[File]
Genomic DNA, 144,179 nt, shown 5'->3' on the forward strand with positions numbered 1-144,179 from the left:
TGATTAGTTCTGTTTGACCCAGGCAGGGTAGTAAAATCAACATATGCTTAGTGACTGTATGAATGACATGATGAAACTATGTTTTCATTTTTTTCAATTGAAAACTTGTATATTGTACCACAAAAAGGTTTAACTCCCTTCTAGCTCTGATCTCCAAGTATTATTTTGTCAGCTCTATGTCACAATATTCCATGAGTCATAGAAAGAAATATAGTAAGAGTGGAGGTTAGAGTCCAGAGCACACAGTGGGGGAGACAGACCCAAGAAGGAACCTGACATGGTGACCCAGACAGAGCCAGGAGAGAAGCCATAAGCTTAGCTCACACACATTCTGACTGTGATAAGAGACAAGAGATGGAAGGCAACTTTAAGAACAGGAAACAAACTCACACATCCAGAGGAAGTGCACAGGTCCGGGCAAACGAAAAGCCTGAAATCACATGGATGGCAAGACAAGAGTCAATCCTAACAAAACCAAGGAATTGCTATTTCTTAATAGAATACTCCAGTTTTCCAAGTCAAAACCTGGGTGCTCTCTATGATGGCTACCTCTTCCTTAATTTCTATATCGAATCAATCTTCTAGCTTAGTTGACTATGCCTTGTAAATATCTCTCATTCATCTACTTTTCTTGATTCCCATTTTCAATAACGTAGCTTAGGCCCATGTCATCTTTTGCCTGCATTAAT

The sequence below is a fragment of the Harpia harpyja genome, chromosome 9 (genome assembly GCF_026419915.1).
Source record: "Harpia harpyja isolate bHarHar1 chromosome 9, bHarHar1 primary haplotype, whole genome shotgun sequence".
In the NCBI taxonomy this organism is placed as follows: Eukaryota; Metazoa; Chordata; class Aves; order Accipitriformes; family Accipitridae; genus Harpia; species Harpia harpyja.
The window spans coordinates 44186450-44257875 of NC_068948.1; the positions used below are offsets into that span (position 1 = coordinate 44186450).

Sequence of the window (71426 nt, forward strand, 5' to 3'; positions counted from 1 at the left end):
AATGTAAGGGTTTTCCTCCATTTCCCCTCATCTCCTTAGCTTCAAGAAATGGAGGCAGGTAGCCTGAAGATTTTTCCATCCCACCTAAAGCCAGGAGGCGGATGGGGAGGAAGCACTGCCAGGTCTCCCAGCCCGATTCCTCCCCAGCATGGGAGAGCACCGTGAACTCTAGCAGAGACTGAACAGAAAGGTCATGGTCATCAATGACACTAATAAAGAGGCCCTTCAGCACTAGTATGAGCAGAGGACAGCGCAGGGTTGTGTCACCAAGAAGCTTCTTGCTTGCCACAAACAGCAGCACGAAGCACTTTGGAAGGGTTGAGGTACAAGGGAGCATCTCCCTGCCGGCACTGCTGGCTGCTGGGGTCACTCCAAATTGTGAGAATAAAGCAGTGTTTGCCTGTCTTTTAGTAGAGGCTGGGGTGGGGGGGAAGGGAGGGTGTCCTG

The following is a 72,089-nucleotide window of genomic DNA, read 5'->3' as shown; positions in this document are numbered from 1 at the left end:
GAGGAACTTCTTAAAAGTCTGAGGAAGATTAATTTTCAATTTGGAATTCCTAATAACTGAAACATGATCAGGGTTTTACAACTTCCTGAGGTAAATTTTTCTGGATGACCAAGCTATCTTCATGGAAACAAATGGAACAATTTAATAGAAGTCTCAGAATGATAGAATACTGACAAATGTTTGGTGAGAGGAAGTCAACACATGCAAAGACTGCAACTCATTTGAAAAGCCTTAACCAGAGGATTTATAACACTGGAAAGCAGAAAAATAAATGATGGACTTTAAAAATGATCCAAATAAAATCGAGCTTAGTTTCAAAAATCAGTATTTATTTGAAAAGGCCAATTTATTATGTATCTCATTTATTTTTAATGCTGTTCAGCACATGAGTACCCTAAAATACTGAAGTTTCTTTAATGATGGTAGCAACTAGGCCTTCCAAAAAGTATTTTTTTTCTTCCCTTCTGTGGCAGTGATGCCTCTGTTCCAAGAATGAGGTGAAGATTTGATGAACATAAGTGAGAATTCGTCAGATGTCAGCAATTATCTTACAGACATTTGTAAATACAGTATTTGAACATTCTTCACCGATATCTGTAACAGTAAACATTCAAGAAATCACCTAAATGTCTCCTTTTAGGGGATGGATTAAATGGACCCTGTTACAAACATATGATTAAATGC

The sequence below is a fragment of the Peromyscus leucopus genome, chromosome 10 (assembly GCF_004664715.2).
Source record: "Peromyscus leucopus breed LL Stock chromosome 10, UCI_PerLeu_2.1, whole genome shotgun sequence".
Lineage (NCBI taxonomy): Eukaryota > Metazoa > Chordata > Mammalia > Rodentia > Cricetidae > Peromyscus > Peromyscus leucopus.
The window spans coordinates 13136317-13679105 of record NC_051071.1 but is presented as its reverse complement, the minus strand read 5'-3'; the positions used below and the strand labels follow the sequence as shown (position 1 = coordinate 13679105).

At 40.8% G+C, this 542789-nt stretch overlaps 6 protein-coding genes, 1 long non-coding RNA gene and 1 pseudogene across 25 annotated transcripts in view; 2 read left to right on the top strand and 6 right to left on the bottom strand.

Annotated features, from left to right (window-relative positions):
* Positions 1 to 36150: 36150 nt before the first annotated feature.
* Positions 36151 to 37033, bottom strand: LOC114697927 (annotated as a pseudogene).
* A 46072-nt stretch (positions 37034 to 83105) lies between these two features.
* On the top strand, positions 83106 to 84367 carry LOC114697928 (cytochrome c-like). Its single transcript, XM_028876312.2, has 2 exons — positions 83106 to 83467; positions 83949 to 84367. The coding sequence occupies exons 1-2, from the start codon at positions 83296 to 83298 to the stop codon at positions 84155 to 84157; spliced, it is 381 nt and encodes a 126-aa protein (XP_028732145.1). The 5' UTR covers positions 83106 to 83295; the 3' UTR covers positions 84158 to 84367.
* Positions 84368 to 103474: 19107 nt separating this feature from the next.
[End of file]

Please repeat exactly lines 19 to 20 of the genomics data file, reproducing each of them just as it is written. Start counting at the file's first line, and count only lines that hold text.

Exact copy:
* A 46072-nt stretch (positions 37034 to 83105) lies between these two features.
* On the top strand, positions 83106 to 84367 carry LOC114697928 (cytochrome c-like). Its single transcript, XM_028876312.2, has 2 exons — positions 83106 to 83467; positions 83949 to 84367. The coding sequence occupies exons 1-2, from the start codon at positions 83296 to 83298 to the stop codon at positions 84155 to 84157; spliced, it is 381 nt and encodes a 126-aa protein (XP_028732145.1). The 5' UTR covers positions 83106 to 83295; the 3' UTR covers positions 84158 to 84367.